What Are the Dangers of Using Cell Phones While Driving?

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While just about everyone has a cell phone these days, it doesn't mean it's safe to use one while driving. On the contrary, it actually increases the risks, presenting a whole new slew of potential hazards while on the road. It's important to consider the dangers of using your cell phone on the road and take precautions before it's too late.

Serves as a distraction from your surroundings

Talking on your phone serves as a major distraction. You're focusing on holding your phone to your ear, listening to the conversation, and managing your car all at once. Therefore, it's understandable that you're less likely to remember or identify buildings or landmarks. If you're not paying attention, you could miss a turn or not see something coming out into the road. This can be incredibly dangerous.

Leads to more reckless and erratic driving

According to MedicalNewsToday.com, a study has shown that cell phone use leads to more erratic driving with less speed control. With a decrease in speed control, you're more likely to get pulled over for a ticket or lose control of your vehicle. Also, if another vehicle stops in front of you without warning, there's a chance you may hit it.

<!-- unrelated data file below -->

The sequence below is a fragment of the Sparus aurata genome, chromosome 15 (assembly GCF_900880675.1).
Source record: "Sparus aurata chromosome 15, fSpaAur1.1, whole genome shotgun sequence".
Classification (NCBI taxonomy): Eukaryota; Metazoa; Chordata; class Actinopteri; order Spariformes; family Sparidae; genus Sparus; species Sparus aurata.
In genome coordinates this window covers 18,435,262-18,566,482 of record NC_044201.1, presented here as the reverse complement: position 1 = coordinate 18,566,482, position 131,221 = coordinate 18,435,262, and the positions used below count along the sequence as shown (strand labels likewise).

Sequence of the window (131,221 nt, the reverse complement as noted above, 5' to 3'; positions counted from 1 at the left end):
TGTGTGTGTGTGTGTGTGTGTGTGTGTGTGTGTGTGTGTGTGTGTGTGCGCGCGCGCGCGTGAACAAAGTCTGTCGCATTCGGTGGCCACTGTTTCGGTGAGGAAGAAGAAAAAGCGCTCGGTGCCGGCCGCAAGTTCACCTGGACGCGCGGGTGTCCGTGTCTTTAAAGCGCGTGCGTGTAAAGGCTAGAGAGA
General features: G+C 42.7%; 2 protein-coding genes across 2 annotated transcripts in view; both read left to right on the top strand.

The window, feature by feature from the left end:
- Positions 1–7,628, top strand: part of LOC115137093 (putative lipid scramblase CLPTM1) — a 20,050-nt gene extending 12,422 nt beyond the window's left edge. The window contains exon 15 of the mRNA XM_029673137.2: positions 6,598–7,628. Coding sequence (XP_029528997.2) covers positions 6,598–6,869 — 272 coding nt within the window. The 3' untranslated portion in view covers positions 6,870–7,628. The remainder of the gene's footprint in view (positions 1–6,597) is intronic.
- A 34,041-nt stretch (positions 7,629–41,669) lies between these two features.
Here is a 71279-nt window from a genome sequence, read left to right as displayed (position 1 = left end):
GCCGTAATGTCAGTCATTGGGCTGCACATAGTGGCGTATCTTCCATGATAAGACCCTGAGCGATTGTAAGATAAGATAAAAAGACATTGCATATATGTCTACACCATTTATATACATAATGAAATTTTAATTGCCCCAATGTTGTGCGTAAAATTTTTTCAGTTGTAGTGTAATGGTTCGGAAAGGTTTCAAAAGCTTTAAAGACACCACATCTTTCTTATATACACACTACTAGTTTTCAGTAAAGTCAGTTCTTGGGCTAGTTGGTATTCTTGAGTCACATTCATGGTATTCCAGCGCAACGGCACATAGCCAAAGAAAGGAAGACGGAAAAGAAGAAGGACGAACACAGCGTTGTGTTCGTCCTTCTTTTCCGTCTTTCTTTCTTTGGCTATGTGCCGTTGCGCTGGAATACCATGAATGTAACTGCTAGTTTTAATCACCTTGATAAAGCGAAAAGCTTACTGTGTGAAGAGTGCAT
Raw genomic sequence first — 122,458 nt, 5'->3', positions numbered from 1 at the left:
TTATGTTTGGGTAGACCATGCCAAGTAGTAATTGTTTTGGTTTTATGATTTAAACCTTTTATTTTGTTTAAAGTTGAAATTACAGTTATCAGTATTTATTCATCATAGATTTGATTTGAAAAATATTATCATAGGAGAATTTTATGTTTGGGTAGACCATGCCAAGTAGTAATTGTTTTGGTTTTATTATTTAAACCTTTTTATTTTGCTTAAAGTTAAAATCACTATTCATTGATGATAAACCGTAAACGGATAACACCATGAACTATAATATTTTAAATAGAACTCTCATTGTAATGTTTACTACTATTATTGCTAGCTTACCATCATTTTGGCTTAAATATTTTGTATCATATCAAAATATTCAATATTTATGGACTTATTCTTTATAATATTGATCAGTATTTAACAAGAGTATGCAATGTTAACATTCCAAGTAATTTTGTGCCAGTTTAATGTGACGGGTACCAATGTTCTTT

Texting is a massive distraction

While talking on your cell phone is one thing, writing and sending text messages while on the road is something else entirely. Text messages require a lot of focus. You're not just talking, you're using numbers to input letters and construct sentences. Often, while texting, your eyes will leave the road to double check what you're writing. This is dangerous, as you could hit a pedestrian, another car, or some other hazard in the road.

In some states, it's against the law

While not every state enforces such a rule, it's becoming a growing trend to make use of handheld cell phones illegal while driving. The laws vary from state to state, but if you're caught talking on a handheld cell phone while driving in states like New Jersey, Washington, Connecticut, Oregon, California, or New York, you could be pulled over and ticketed.

What you can do

If you still need to talk on your phone while driving, try investing in a headset. While there are many wired headsets available for just about every phone out there, see if your phone is compliant with Bluetooth technology, which is completely wireless and hands-free. Also, try to avoid texting all together.

With your focus now on the road, and not on your phone, you and your fellow drivers will be far safer.

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